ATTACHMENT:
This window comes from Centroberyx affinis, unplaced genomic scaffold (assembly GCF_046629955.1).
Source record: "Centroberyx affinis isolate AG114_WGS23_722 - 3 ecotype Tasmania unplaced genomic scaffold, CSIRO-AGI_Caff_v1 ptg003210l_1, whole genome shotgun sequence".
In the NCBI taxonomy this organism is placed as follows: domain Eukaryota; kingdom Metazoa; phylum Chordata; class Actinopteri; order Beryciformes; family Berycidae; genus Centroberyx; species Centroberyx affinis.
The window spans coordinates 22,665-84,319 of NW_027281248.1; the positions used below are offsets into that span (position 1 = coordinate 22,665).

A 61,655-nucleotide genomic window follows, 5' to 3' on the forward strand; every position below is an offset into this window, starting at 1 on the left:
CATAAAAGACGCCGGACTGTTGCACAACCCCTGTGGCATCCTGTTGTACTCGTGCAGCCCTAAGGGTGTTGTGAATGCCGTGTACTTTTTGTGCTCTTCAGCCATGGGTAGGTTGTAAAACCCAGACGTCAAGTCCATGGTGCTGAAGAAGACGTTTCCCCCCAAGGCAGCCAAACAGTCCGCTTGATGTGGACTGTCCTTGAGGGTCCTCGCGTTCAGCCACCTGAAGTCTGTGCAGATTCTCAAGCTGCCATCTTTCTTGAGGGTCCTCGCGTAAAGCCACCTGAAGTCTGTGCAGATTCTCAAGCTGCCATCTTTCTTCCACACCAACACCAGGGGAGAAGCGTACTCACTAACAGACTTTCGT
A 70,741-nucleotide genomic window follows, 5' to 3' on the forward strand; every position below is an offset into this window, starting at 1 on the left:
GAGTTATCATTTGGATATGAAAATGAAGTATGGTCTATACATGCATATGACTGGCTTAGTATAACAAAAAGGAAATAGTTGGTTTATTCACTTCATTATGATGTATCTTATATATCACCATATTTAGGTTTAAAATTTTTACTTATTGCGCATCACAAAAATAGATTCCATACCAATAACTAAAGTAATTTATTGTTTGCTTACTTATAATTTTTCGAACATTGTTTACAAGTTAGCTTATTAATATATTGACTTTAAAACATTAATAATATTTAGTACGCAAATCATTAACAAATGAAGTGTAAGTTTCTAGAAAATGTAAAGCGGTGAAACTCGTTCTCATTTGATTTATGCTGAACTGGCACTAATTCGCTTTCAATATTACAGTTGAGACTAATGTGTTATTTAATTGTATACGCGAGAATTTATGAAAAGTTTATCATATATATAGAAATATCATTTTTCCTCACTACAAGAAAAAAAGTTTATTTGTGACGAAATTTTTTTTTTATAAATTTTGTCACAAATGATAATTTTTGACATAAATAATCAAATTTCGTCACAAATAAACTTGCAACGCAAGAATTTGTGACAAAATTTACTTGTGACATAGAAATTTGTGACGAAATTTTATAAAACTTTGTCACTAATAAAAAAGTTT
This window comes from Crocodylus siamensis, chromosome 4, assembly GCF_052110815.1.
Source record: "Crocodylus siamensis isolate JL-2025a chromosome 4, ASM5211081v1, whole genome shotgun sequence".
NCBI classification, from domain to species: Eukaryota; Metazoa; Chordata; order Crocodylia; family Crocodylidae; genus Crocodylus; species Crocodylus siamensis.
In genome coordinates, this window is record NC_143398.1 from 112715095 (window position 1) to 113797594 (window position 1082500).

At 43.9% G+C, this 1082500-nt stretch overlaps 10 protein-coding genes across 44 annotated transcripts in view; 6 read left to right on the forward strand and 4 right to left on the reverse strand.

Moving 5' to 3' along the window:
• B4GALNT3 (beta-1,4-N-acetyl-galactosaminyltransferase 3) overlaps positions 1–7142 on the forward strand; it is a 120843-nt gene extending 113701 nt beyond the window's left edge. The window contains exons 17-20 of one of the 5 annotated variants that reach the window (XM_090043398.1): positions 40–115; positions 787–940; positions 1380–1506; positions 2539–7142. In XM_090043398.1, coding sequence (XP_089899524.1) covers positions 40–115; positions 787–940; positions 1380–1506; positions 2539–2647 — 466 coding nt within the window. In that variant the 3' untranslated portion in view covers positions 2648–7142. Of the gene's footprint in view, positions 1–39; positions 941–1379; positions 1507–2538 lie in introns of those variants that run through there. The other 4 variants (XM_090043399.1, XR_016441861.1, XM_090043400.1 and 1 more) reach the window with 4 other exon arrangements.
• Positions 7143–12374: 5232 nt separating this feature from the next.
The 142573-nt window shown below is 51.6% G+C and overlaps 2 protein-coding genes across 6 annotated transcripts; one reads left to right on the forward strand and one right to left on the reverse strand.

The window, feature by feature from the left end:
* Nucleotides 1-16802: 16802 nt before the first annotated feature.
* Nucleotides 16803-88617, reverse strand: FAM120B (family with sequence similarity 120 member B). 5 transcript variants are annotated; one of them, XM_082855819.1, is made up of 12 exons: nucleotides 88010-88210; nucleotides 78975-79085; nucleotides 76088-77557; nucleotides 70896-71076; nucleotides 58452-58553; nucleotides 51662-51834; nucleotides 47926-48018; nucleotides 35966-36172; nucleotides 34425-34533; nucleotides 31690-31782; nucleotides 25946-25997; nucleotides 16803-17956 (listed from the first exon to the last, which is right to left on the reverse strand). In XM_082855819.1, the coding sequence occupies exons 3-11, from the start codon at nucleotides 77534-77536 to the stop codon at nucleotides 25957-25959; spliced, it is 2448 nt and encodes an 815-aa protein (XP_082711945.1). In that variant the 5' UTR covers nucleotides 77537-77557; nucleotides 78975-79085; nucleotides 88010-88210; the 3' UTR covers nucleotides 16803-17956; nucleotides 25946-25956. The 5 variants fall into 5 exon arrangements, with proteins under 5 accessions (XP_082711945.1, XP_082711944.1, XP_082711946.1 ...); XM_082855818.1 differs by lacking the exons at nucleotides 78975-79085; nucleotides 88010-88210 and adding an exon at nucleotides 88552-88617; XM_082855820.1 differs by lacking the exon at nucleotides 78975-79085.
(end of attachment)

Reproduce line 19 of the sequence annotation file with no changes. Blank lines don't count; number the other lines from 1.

* Nucleotides 1-16802: 16802 nt before the first annotated feature.